The Impact of Demand Drivers for the Edge: Part II of EdgeConneX’s Origin Story
by Josh Anderson
Recently, CapRate caught up with Don MacNeil, Chief Technology Officer for EdgeConneX to learn more about the demand drivers for the Edge. This is the second part in a close-up on EdgeConneX’s origin story, continuing Part 1, published on July 24, 2017.
Continuing after a conversation about bandwidth and latency, MacNeil says that, as EdgeConnex focused on cable operators, they recognized that by bringing the center of gravity to the edge, two problems would be solved. One would be that the end user would have a better experience, “because you would offload the content from the most optimal location,” explains MacNeil.
“The second problem is a business one,” MacNeil continues. “For example, take the distance between Phoenix and Los Angeles. One of our customers realized that the capital necessary to continue to augment, to pick up movies in L.A. to bring them back to Phoenix, just in a short period of time, with one application serving a million subscribers — they were able to avoid approximately $500,000,000 in capital expenditure in a projected 10 year period. These two problems are significant.”
For Phase 1 of their data center deployment, EdgeConneX set up and deployed 23 centers in the U.S., and 26 in Europe (with three more coming online). Now, they are increasingly looking at Toronto. MacNeil says that the largest drivers and biggest users of traffic on the internet are starting to see the benefits, both from an over the top provider perspective, but also from an operator perspective. “That’s what our model is about and that’s where we see it going,” he says. As EdgeConneX looks to the future, Phase II is really about the Cloud and Cloud on-ramps.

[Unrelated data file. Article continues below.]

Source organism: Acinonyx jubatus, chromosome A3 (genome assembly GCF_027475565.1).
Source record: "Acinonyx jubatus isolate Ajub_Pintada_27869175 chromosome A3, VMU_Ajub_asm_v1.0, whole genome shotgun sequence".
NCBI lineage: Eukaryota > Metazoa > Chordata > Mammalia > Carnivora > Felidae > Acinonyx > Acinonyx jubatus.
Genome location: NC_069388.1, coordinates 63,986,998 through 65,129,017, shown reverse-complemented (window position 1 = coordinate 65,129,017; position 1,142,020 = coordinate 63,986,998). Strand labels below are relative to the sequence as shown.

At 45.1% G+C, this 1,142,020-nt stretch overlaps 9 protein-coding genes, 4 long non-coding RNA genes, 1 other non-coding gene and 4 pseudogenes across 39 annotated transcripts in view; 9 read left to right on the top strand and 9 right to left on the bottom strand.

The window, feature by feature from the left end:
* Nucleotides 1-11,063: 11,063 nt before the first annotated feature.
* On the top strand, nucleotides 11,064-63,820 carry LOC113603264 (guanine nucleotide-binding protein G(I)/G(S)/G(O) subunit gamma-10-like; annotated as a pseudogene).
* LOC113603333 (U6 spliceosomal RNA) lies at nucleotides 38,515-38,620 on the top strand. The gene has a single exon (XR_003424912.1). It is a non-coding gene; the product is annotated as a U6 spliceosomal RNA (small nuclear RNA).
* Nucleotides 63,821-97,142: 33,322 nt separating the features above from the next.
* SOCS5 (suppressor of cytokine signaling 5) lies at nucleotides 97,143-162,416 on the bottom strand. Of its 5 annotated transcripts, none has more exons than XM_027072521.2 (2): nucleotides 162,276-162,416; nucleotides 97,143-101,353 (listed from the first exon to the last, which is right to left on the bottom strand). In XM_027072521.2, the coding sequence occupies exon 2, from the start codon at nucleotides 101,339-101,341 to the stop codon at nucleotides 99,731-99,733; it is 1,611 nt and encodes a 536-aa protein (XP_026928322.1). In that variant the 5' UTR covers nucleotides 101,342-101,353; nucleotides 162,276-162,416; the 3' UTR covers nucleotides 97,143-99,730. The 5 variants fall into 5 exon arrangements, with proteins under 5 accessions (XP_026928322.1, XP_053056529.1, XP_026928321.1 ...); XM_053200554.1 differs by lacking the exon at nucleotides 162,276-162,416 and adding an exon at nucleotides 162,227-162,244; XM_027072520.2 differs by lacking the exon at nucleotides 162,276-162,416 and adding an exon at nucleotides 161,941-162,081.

Beyond that, network function, virtualization, and the internet of things are on the horizon. “One of the other value propositions we have, and one of the advantages of being new, is that we only build data centers where our customers ask us to. We don’t build speculatively,” says MacNeil. “For that reason, during the co-design phase with our large customers — which are large content owners, Cloud providers, and increasingly now the internet of things as it begins to emerge — we are able to ideally and optimally place those data centers to serve those future applications. So a lot of thought has been going into this.”
MacNeil wants to clarify one thing though. “I’m not here to say that the historic infrastructure of Ashburn or Palo Alto will go away, I just believe that they’ll just serve a different purpose,” he says. “Like anything that progresses over time, you will see a flattening. More importantly, putting, whether that’s access technology or compute and storage technology in the right place at the right size, I think that’s what we’re here to set up and enable.”